If menstruation equals womanhood to so many, and Dr. Coutinho believes that menstruation is unnecessary, what is he saying about the beliefs and values that many people hold in regards to femininity? According to his philosophy, those,too, would be disposable. Dr. Coutinho’s suggestions — although questionable — have caused me to ask these questions: has something I regarded a natural part of my female biology been unnecessary this entire time? Is the human body wrong, and is Coutinho seeking to correct it with medicine? Or is misogyny still a key player in the menstrual realm?

Margaret Atwood’s Menstrual Dystopia

February 27th, 2012 by David Linton

The menstrual cycle has been of interest to novelists from time to time and some of their work has received critical attention by scholars, most notably in Dana Medoro’s Bleeding in America, a seminal study that assesses the menstrual elements in the novels of Faulkner, Pynchon, and Morrison (previously reviewed here).  But perhaps the novel that is devoted most completely to the social, political, religious, cultural and economic impact of disruptions in the healthy functioning of the menstrual cycle is Margaret Atwood’s 1985 depiction of a menstrual dystopia, The Handmaid’s Tale.

Now, 27 years after its publication, the novel resonates with relevance to the current circumstances of our lives.  As such, it deserves recognition along with those other prescient novels of a dysfunctional future, Fahrenheit 451, Brave New World, and 1984.

Atwood envisions a world in which, due to a combination of environmental disasters, most women have become incapable of conceiving, leading to the creation of a cadre of “handmaids” who still have normal menstrual cycles and who are assigned to the leaders (“Commanders”) of the nation to bear them children who are immediately turned over to their infertile wives.  They enact a weird form of surrogacy patterned after the story in Genesis of Rachel’s handmaid having sex with Jacob so that Rachel can have a child.  The handmaids (who do not have names of their own but instead are referred to as possessions of their Commanders with the prefix “of,” as in OfFred) have sex by lying between the legs of the Commander’s wife so as to pretend that the congress is “normal.”  The fiction is continued when a birth occurs with the wife simulating labor surrounded by other wives while the handmaid delivers the child elsewhere.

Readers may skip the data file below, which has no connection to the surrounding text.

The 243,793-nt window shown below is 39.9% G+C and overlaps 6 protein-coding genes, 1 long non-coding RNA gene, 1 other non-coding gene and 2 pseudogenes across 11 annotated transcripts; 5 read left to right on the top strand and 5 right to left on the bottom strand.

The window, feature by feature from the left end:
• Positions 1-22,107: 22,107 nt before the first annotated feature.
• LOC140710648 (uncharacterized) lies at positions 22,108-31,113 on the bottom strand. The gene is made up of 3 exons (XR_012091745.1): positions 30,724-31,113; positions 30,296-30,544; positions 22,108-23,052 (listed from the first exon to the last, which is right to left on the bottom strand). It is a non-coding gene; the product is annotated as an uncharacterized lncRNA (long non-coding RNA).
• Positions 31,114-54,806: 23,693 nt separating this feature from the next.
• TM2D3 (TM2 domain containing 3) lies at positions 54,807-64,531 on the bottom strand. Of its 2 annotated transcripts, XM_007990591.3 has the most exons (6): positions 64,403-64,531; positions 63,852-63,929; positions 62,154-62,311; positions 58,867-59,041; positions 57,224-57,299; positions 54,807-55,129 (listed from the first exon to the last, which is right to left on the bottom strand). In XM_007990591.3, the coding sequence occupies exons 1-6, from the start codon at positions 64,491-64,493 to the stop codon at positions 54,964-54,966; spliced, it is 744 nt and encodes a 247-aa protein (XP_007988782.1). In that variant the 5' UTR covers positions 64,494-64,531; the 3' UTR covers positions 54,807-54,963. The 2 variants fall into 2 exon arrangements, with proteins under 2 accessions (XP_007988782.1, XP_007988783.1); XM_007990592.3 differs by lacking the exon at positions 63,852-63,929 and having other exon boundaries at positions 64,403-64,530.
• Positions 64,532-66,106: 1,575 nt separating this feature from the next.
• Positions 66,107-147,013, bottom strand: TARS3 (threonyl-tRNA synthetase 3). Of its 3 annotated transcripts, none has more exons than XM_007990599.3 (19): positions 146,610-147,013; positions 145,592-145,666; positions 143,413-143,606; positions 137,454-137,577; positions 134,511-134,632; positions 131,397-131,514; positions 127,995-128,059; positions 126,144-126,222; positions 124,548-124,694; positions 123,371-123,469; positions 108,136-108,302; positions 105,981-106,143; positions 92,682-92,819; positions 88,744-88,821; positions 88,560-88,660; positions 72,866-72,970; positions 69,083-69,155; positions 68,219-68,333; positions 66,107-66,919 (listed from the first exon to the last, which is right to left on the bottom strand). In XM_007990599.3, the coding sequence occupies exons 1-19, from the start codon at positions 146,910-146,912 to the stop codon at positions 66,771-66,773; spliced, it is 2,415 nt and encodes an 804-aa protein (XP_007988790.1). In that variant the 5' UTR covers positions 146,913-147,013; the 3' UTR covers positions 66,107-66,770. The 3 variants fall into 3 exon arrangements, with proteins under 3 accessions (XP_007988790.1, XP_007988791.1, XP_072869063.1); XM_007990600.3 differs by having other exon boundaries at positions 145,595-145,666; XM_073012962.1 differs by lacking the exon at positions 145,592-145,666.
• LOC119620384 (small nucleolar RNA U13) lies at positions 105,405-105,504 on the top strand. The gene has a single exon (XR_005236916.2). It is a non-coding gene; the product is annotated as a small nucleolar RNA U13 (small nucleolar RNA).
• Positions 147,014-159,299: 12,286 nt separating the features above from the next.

The novel is prescient on many levels.  Our own concerns with the potential effects of environmental contamination on reproduction are strikingly anticipated:

“The air got too full, once, of chemicals, rays, radiation, the water swarmed with toxic molecules, all of that takes years to clean up, and meanwhile they creep into your body, camp out in your fatty cells. . . . Women took medicines, pills, men sprayed trees, cows ate grass, all that souped-up piss flowed into the rivers.  Not to mention the exploding atomic power plants. . . and the mutant strain of syphilis no mold could touch.” (143-144)

As a result, the birth rate plummets far below replacement level, schools are closed for lack of children and fertility becomes a rare commodity that is carefully controlled as women still capable of conceiving are doled out as special benefits to the rulers of the state.  All of this occurs in the context of a culture of religious fanaticism with a full complement of hypocrisy and brutality common to extremes of any stripe.